After a lukewarm marriage of over twenty years, a woman appeals to her husband's compassion to obtain the desirable divorce document in front of a court, which proves to be more challenging than she would expect.
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In Israel there is neither civil marriage nor civil divorce. Only rabbis can legitimize a marriage or its dissolution. But this dissolution is only possible with full consent from the husband, who in the end has more power than the judges. Viviane Amsalem has been applying for divorce for three years. But her husband Elisha will not agree. His cold intransigence, Viviane's determination to fight for her freedom, and the ambiguous role of the judges shape a procedure in which tragedy vies with absurdity, and everything is brought out for judgment, apart from the initial request.Written by
Ronit Elkabetz's final film before her death. See more »
Vivian wears only one big ring on her forth finger of her left hand throughout most of the movie. Somewhere in the middle of the movie, Vivian is shown sitting at the bench in the "court" and there is also a second ring on her second finger. See more »
Why are you making me run around in circles? Why, Your Honor? Why? Why have I come in and out for years now and nothing's changed? Why? You can't force him to divorce nor to appear, and you can't this or that, and what about me? When will you see me? When I'm too exhausted to stand before you? When? If it were up to you, it could go on for 10 years. I could drop dead in front of you and all you'd see was him! But nobody is above the law. There's a God and there's justice and He'll judge you as ...
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Emotionally powerful depiction of the true "desperate housewives"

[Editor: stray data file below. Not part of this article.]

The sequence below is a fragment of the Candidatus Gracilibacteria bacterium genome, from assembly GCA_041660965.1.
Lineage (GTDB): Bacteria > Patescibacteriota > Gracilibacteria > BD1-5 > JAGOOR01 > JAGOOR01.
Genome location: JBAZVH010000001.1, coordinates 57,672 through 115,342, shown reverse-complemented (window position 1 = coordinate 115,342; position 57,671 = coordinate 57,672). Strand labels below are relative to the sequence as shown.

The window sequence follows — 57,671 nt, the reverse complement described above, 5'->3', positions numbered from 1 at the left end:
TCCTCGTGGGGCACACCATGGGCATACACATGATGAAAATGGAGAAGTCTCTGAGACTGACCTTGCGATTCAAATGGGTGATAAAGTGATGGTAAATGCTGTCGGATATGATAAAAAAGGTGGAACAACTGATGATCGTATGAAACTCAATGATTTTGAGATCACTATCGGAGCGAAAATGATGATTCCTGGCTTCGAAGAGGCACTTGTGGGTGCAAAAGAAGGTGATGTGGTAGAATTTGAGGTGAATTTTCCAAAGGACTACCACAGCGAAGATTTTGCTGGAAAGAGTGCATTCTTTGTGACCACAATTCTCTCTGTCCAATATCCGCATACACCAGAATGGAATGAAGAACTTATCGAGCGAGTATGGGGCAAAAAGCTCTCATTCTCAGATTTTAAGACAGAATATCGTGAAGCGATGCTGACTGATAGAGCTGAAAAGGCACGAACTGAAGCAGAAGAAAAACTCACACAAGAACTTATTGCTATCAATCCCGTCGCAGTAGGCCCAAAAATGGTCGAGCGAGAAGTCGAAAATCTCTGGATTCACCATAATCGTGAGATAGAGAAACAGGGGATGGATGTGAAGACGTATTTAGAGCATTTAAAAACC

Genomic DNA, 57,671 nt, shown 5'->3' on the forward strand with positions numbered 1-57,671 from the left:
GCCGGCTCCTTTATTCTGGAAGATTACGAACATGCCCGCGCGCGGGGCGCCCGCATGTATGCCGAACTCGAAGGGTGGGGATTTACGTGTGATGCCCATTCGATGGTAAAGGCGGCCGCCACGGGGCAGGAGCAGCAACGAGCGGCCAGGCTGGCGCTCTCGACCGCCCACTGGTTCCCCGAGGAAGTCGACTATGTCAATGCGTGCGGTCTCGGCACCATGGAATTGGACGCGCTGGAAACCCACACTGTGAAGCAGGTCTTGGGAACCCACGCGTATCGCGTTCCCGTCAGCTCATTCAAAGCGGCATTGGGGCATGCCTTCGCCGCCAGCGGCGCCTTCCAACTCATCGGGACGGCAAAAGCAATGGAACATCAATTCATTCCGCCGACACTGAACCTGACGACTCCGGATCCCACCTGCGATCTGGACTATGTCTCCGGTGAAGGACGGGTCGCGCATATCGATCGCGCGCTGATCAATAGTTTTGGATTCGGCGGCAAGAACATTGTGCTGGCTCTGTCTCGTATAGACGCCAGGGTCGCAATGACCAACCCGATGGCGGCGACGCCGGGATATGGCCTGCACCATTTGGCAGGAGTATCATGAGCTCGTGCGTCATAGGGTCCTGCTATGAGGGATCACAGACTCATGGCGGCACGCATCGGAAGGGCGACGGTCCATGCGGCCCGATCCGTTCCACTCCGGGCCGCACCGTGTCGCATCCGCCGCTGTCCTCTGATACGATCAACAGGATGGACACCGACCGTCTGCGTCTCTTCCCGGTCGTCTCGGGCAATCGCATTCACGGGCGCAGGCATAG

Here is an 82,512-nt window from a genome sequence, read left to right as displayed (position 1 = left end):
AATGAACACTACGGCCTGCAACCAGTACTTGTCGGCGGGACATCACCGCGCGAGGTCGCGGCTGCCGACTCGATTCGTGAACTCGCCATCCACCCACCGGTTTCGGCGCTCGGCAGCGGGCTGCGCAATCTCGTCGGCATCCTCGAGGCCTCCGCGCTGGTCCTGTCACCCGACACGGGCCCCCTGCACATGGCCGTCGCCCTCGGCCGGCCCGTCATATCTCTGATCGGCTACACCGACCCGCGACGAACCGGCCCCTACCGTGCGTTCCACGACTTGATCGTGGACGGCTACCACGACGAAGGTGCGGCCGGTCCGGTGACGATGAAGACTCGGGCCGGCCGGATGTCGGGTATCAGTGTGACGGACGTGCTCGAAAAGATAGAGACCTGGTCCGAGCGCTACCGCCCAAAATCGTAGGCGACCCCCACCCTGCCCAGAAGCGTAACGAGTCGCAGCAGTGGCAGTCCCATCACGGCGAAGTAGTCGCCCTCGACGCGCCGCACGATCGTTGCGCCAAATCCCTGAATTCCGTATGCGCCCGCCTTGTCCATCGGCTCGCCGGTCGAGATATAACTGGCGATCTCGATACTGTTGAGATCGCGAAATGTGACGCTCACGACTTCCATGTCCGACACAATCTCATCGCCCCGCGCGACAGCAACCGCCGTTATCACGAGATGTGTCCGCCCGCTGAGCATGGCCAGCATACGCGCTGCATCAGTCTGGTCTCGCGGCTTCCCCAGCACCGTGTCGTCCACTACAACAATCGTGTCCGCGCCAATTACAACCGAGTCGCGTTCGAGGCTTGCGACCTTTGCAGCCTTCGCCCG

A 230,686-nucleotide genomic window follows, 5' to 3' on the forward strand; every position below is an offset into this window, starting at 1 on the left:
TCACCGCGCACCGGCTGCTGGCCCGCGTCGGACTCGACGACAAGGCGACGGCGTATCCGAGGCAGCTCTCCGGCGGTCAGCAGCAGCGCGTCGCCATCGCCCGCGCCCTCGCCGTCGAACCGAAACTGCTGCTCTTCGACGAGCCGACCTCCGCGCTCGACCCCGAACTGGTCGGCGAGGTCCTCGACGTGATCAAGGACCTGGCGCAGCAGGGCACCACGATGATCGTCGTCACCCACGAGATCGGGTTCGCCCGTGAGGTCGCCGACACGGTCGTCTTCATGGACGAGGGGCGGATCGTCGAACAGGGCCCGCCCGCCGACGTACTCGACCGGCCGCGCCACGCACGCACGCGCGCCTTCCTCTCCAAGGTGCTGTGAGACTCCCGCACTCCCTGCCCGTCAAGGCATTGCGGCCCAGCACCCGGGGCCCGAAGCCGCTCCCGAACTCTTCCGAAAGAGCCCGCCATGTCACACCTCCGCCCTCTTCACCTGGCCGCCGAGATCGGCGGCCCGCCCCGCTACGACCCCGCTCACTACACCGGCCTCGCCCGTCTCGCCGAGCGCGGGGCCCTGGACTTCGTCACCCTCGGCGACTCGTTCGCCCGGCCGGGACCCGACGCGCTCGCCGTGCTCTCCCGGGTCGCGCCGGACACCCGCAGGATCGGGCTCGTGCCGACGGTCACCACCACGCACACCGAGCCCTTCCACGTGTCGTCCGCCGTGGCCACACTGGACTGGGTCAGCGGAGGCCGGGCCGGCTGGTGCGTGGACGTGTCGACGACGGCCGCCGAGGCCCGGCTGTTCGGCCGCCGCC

The Israeli movie Gett is the story of Viviane Amsalem and her five-year struggle to obtain a divorce (gett) through Israel's Orthodox rabbinical courts. The only roadblock: her husband says "no," and under Jewish religious law, a divorce cannot be granted unless the husband agrees. The entire movie takes place in the courtroom and just outside it, as witnesses come and go and the couple and their lawyers face off, in confrontations that rapidly switch between absurdity and tragedy. This may sound as if there's not much action, but there is plenty going on emotionally. Except for the lawyers' confrontations, much of the power of the film comes from the way feelings simmer (mostly) below the surface, through the outstanding performances by the wife (played by Ronit Elkabetz) and husband (Simon Abkarian). He is torturing her in front of the three rabbis who serve as judges, who alternately don't see it, don't acknowledge it, and don't act when they do. This also makes the film a cautionary tale about the difficulties of male-dominated religious courts, intent on shoring up a patriarchic system and oblivious to individual and women's rights. Not surprisingly, in real life, Israel's rabbinic judges claim the movie misrepresents them, which, as Israel's oldest daily newspaper Haaretz says, "misses the underlying point: that the rabbinical courts will not approve a divorce unless the man agrees to it," citing a 2013 survey that one in three women seeking divorce in Israel is "subject to financial or other extortion by her husband." The term for these truly "desperate housewives" is "chained women." Lest you think these difficulties are confined to the Jewish State or some historical period, in 2013 in New York, criminal prosecutions resulted when rabbis kidnapped and tortured several estranged husbands to persuade them to approve their divorces. (Although the United States regulates marriage, divorce, and remarriage through the secular laws, for these proceedings to be religiously recognized, Orthodox Jews must also have them approved in rabbinical courts.) Elkabetz and her brother Shlomi directed the film, which was nominated for Best Foreign Language Film at the 72nd Golden Globe Awards and won the Israeli Film Academy Ophir Award for Best Picture.
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